Ray Velasquez: Nocturnal Transmission listeners may know it as the groundbreaking radio show that aired on the Lazer from 1993 until 2003 and helped pioneer and elevate electronic music from underground obscurity to mainstream accessibility.
But before that, I performed an earlier version of Nocturnal Transmission on KKFI (1990-92) that integrated dance-oriented indie rock with techno and house, which was very consistent with the global scene at the time.
Originally, Nocturnal Transmission was born at KJHK at the University of Kansas the summer of '83, as a Sunday night chill-out show, a good five to six years before the advent of chill-out culture that would emerge from the U.K. Acid House and early rave scenes of the late '80s. So instead of playing music by the Orb, Aphex Twin, Irresistible Force, or Global Communication, which didn't exist, I blended fully formed songs and abstract compositions culled from chilled pop, Krautrock, synth-pop, post-punk, goth, industrial, psychedelia, film music, and acoustic experiments from artists like Erik Satie, Orchestral Manoeuvres in the Dark, Pink Floyd, Joy Division, the Blue Nile, the Beatles, the Durutti Column, Tangerine Dream, Chris and Cosey, Clan of Xymox, Cabaret Voltaire, the Cure, New Order, Brian Eno, Cocteau Twins, Steve Roach, Cluster, David Bowie and Kraftwerk.
So the music to create the vibe existed, but not the culture or community which came much later. I was really more interested in exploring a musical realm that transcended genre and freed the listener from the cultural shackles of the fabrications of fashion and the tyranny of trend. A vibe where the impact of emotional content reigned supreme. My goal was not necessarily to inspire passive recuperation from one's daily grind, but rather to inspire active aural engagement and to invite the listener to immerse themselves into the deepest shades of emotional possibilities. In other words, I had hoped that they would listen to the color of their dreams.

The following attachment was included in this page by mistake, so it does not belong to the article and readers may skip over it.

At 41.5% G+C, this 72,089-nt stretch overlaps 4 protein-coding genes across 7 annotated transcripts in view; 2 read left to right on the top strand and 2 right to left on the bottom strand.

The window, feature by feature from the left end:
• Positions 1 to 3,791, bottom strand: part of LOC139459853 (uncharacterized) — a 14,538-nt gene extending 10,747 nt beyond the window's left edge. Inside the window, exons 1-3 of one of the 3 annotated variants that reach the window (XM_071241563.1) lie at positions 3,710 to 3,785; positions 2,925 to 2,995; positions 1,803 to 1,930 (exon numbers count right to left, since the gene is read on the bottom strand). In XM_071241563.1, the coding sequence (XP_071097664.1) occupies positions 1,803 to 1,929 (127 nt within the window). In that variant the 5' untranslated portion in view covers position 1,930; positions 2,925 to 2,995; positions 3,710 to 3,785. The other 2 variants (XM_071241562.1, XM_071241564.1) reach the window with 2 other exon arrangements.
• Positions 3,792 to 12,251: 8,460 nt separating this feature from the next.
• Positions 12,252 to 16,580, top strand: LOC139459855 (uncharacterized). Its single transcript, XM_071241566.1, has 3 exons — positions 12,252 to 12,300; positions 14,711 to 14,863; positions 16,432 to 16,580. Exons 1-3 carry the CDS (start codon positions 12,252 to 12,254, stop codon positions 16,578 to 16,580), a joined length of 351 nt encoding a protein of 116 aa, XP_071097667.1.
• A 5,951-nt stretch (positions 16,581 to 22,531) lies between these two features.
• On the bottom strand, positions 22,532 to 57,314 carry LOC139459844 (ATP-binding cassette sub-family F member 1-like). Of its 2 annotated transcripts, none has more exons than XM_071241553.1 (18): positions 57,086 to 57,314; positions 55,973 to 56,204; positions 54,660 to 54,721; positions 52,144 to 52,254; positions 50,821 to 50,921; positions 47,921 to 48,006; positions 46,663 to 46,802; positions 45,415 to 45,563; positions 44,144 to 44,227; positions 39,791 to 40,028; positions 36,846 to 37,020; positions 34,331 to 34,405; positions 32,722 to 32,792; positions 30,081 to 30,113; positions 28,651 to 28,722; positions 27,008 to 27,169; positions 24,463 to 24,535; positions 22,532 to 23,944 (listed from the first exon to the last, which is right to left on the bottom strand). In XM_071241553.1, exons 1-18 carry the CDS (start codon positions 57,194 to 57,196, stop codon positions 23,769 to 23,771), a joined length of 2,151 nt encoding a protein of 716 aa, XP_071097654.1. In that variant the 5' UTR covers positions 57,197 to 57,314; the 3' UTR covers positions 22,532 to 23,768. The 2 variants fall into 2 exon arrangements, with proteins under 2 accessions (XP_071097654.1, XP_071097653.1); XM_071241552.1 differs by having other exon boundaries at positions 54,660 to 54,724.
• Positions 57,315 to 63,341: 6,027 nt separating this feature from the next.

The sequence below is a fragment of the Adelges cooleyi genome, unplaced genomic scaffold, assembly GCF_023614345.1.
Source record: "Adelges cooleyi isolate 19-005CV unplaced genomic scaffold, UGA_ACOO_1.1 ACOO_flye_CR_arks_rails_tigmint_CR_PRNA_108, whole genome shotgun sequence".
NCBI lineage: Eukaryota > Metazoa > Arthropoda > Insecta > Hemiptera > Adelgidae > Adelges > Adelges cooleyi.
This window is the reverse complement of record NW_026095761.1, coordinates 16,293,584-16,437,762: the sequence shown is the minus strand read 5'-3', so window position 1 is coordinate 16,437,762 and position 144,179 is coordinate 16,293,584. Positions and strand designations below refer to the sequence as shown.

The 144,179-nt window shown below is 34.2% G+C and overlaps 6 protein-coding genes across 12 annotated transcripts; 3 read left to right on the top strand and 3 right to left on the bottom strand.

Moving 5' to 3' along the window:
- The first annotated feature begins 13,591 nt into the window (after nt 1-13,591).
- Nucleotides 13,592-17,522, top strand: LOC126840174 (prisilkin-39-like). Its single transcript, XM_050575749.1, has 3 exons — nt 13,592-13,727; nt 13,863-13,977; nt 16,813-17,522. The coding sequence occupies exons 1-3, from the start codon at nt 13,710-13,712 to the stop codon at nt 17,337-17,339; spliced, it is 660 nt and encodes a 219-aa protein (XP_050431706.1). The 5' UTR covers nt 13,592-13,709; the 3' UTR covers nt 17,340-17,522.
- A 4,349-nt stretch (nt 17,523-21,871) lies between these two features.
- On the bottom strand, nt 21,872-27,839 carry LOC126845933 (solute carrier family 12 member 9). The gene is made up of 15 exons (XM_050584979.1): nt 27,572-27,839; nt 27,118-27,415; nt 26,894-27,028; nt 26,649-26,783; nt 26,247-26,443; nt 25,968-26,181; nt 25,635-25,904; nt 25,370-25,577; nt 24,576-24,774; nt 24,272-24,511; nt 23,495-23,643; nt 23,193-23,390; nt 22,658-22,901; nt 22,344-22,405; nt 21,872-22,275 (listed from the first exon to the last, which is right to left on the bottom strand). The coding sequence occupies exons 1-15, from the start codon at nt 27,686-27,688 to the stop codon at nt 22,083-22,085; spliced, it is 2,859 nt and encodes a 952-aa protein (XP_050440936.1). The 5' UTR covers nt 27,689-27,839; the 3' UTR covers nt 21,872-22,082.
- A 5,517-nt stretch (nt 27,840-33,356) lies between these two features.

What genres do you prefer to work with?
I get asked that all the time. "What do you play?" "What's your style?"
It's always been difficult to answer. The funny thing is, many of my rock friends see me as the techno guy, my house-music friends see me as the post-punk guy, and over the years I've been introduced by friends and colleagues as a drum-and-bass DJ, a chill-out DJ, a Brazilian DJ, a house-music DJ, and the list goes on. But my high school classmates will always know me as the Beatles fanatic of Bishop Miege. Which I am still.
So musically, I'm an eclecticist.... When opening for Suicide at the Knitting Factory, I prefer playing post punk. When opening for Bebel Gilberto at Summerstage in Central Park, I prefer playing samba electronica and drum 'n bossa. When playing with Ben Watt, Kruder & Dorfmeister, or Jazzanova at Cielo or the Soho Grand, I prefer playing deep, tech house. And when opening for Paul Weller three consecutive nights at the Irving Plaza, I prefer playing classic '70s punk, new wave and ska on night one, jazz funk on night two, and British and American '60s psychedelic rock and pop on night three.